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The week's news by the numbers: May 18-24, 2019

  • 34
    1/ Eduardo Munoz Alvarez // Getty Images

    34

    Black women set to graduate as cadets from West Point this year, a record for the New York military academy. With 223 women, 110 African Americans, and 88 Latinos expected to graduate in the class of approximately 1,000 cadets, the 2019 Class is one of its most diverse ever.

  • 25%
    2/ DIPTENDU DUTTA/AFP // Getty Images

    25%

    Percentage of the world population—approximately 1.9 billion of 7.5 billion— represented across six major elections this week. Those contests include the European Parliamentary election, Indian general election, Australian federal election, Malawian general election, and Lithuanian presidential election.

    In the Indian general election—which spanned six weeks of voting rounds and more than 600 million voters—Prime Minister Narendra Modi's Bharatiya Janata Party is projected to secure 300 of 543 parliamentary seats, according to reporting from the BBC. That number surpasses the 272 needed to constitute a majority before accounting for any coalitions.

  • 17
    3/ SHAWN THEW/AFP // Getty Images

    17

    Years “American Taliban” John Walker Lindh spent imprisoned before being released Thursday. Lindh was captured in Afghanistan after the U.S. invasion following 9/11, having previously joined the Taliban in jihad for the establishment of a caliphate.

    Lindh's capture jarred American views of the “War on Terror,” as he became the first person convicted of a crime during the conflict. After his capture in Afghanistan, Lindh was held at an Afghani prison where a riot killed 32-year-old CIA operative Johnny “Mike” Spann, the first American killed in combat during the invasion. During Lindh's trial, which resulted in his conviction for supporting the Taliban, no evidence was provided that he was involved in Spann's death.

    Spann's family and several lawmakers including President Trump advocated against his release—bolstered by multiple reports that Lindh had expressed support for the Islamic State and extremist views.

  • 81,000 to 138,000
    4/ LILLIAN SUWANRUMPHA/AFP // Getty Images

    81,000 to 138,000

    Estimated number of people killed by snake bites each year around the world, or roughly 220 to 380 people per day. A further 400,000 individuals are estimated to become disabled by snake bites each year, representing a massive social and economic cost to their communities. Behind mosquitoes and humans, snakes account for the most human deaths each year—with the majority of them in low- and middle-income countries.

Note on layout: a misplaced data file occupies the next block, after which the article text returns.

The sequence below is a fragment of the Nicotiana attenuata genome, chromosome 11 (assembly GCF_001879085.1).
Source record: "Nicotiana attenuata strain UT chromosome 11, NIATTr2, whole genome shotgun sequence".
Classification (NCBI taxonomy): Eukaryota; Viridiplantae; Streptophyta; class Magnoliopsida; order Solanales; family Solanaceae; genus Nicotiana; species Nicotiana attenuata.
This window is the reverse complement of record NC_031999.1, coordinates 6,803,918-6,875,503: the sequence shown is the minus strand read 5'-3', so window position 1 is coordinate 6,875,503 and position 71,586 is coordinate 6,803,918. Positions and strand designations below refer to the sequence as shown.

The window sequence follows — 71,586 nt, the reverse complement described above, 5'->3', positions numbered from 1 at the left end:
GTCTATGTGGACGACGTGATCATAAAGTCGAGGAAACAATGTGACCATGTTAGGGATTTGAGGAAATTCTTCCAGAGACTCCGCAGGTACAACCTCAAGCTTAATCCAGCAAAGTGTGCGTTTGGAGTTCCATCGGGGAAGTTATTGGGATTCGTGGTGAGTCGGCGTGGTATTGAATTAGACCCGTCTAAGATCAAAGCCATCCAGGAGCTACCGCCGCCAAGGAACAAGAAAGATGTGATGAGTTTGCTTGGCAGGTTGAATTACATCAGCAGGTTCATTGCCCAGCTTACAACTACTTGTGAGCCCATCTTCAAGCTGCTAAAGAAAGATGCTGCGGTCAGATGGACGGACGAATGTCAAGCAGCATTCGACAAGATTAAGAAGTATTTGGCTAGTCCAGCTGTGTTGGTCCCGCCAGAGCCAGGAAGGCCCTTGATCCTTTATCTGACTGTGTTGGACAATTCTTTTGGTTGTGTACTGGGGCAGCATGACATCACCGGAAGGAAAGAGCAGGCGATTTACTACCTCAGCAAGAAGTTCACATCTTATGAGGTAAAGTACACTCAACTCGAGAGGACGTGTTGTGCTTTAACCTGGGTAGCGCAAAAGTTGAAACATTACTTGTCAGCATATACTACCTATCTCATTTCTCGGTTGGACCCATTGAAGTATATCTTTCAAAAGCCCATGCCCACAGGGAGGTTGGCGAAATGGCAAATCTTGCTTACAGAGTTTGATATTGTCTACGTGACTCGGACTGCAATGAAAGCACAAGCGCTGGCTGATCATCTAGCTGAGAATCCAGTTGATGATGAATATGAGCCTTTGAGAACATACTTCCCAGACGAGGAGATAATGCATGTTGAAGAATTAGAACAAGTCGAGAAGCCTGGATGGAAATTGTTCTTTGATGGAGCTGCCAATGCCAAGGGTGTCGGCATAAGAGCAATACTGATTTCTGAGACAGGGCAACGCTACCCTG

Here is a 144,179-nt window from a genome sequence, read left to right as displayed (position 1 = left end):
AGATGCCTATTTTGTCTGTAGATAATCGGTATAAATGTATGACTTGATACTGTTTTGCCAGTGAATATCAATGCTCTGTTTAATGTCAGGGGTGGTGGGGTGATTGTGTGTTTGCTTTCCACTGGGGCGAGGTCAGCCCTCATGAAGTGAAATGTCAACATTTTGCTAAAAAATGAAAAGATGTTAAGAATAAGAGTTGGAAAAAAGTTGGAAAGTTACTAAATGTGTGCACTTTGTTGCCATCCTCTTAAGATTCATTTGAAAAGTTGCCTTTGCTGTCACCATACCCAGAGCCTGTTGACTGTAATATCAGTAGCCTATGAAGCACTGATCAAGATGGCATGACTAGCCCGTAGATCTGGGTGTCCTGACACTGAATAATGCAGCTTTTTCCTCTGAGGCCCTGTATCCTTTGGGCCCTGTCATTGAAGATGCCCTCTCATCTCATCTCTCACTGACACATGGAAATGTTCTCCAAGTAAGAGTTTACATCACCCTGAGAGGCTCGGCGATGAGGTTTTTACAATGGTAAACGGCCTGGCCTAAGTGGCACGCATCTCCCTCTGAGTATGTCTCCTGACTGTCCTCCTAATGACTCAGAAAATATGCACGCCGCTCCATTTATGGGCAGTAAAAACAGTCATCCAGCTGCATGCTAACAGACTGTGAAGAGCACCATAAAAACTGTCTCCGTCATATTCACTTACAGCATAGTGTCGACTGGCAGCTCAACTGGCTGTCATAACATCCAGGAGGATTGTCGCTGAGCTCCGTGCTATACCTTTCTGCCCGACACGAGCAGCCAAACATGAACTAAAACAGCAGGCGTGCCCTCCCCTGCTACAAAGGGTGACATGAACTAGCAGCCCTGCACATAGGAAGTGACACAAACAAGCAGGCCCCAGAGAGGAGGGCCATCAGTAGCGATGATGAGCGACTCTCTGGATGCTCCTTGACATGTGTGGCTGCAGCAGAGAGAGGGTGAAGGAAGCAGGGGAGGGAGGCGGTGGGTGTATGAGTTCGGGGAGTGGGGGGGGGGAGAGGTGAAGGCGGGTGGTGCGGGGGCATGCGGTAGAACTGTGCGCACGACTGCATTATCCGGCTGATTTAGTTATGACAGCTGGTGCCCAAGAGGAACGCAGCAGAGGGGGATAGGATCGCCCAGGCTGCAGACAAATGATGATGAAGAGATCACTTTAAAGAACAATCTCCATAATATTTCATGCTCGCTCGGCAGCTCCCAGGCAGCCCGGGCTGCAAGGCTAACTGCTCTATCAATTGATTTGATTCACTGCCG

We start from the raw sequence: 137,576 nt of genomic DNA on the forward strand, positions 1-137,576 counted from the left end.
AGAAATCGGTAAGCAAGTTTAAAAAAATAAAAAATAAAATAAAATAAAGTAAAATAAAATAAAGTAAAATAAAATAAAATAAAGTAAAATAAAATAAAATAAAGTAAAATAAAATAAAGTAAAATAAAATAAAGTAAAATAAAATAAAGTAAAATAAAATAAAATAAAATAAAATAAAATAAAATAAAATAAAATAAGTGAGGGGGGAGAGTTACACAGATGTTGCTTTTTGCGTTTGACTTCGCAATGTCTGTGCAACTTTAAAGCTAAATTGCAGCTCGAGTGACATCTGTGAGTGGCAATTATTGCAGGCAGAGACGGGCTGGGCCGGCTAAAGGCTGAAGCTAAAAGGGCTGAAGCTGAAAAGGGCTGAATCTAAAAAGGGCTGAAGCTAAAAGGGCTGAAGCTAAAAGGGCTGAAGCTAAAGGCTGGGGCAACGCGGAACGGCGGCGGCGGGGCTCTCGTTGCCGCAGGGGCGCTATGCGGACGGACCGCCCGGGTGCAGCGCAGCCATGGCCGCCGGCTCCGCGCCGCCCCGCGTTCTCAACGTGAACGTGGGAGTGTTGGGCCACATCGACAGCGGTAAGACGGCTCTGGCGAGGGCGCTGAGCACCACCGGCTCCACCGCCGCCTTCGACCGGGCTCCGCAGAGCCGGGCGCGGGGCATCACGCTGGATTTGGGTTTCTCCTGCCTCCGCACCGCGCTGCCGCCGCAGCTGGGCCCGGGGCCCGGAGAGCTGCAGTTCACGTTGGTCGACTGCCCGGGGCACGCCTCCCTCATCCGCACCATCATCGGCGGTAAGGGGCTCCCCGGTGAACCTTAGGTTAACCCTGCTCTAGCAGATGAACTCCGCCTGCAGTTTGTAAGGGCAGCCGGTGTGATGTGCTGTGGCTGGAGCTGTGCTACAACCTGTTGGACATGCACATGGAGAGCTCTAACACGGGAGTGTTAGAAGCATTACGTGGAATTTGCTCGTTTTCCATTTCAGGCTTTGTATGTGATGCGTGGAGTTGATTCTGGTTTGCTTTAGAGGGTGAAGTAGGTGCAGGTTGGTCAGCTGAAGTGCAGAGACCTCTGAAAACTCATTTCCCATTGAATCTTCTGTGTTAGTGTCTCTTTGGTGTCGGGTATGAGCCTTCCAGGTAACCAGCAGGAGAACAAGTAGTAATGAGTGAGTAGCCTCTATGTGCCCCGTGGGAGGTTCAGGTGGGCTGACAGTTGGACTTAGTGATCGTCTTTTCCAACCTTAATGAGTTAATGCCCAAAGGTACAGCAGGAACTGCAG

On Thursday, the World Health Organization launched a new initiative to provide preventative education, antivenom treatments, and improved access to healthcare for at-risk communities—which are oftentimes located in poor, remote areas with limited access to medical help.

  • $1 million
    5/ Louis // Pexels

    $1 million

    Peak price for a New York City taxi medallion, which gives drivers the ability to own and operate their own cabs. Positioned as an ever-appreciating asset and a path to the middle class, medallion prices rose 400% between 2002 and 2014.

    Stoking this rise was a loose system of predatory lending and loose government oversight that mirrored aggressive mortgage activity of the 2008 financial crisis. The system's victims, outlined in a two-part New York Times investigative series, were oftentimes immigrants—creating a situation some likened to indentured servitude. More than 950 medallion owners have filed for bankruptcy, while three medallion owners have died of suicide in the last year.

  • 1,150
    6/ JOHN WESSELS/AFP // Getty Images

    1,150

    Estimated people killed by the current Ebola outbreak in Congo, the second largest ever after an outbreak in West Africa lasting from 2013 2016 which caused more than 11,325 deaths.

    Medical workers and aid groups have faced extreme challenges combating the disease. Despite the availability of proven techniques for containing the spread of Ebola—including effective vaccines and quarantine procedures—regional conflict and instances of misclassification of infection has led some of the public to treat works with suspicion, which has at times translated into violence.

  • 1%
    7/ Spencer Platt // Getty Images

    1%

    Proposed annual fine for companies—as a percentage of profits—for every 1% of demonstrated gender pay inequality. The legislation was put forth by Democratic presidential candidate Kamala Harris in a plan to reduce current pay disparity in which U.S. women make 80 cents on the dollar against men's earnings.

    Applying to U.S. companies with 100 or more employees, the proposal would require companies to outline gender pay comparisons for employees after adjusting for title, experience, and performance.

  • 200 million
    8/ YASUYOSHI CHIBA/AFP // Getty Images

    200 million

    Estimated number of women from 30 countries throughout Africa, the Middle East, and Asia who have undergone female genital mutilation. The risky, non-medical practice—considered a severe human rights abuse and oftentimes performed on minors—reflects a form of discrimination rooted in societal norms designed to suppress female sexuality, religious practice unsupported by scripture, and carried-over cultural traditions that serve to disempower women.

    In a significant move this week, the U.S. Congress passed a bipartisan resolution officially recognizing female genital mutilation as a violation of human rights. The resolution passed unanimously with a 393-0 vote, Newsweek reported.

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